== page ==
• Maybe you forgot to change all the TIFF files from RGB to the CMYK color space. Bad error. The “Package” command under the “File” menu will run another preflight check (“Package,” then “Summary”). This particular error-check will flag all these bad color-space decisions, allowing you to make corrections prior to submitting the files to your printing company.
  • Colors (under the “Window” menu, then “Color” then “Swatches”): Make sure that if you’re producing a four-color book, you are not picking a PMS color to accent a headline. Instead, be sure to pick “Process” in the “Swatches” window. The “Swatches” window will list all colors in use in a file. On the left side of the box you’ll see a colored square, then the name of the color, then (if your color is a 4-color build, for instance), you’ll see a little square made up of four triangles: cyan, magenta, yellow, and black. Click on the name of the color in question, and the “Swatch Options” window will come up, showing the name of the color and whether it is “process” or “spot.” Then you’ll see under “Color Mode” every possible color space you might want (you’ll probably use some variant of Pantone, or CMYK). Then below that, if you’re in the process mode you’ll see percentages of C, M, Y and K that you can change. If you’re in the PMS arena, you can choose a PMS swatch. Remember to delete any colors you’re not using, and name the colors exactly the same in all your programs (i.e., InDesign, Illustrator, etc.)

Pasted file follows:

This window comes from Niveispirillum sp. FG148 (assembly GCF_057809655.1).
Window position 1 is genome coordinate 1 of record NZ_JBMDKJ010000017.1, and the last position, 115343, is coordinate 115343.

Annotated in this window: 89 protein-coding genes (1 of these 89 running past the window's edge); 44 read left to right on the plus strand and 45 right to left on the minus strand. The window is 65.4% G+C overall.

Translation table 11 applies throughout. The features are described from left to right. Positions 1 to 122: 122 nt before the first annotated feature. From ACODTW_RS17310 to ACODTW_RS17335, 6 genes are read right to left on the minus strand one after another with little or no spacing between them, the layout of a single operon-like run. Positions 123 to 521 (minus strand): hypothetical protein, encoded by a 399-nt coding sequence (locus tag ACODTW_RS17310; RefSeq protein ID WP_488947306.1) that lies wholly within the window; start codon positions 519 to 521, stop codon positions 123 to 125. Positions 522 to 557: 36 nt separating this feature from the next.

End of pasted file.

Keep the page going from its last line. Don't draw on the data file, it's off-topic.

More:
All print jobs, including business stationery printing and envelopes, digital poster printing, or book printing, should start with clean, accurate art files. InDesign helps you achieve this goal.

Die Cuts, Embossing, and Paper Textures Make Your Invitations Stand Out (Part #2)

Wednesday, February 16th, 2011

Here are a few more unique things you can do with paper and finishing techniques when you’re designing an invitation:

Paper Textures

  1. Foil stamp your design on a faux velvet-textured sheet.
  2. Foil stamp or silk-screen your artwork onto a pigskin-textured sheet around Superbowl time.
  3. Print or foil-stamp your artwork onto a patterned holographic sheet (link to stickers and labels). When you turn the invitation in the light, the holographic pattern will appear and disappear.
  4. Choose a pearlescent sheet for your job. The subtle metallic sheen will be an eye catcher.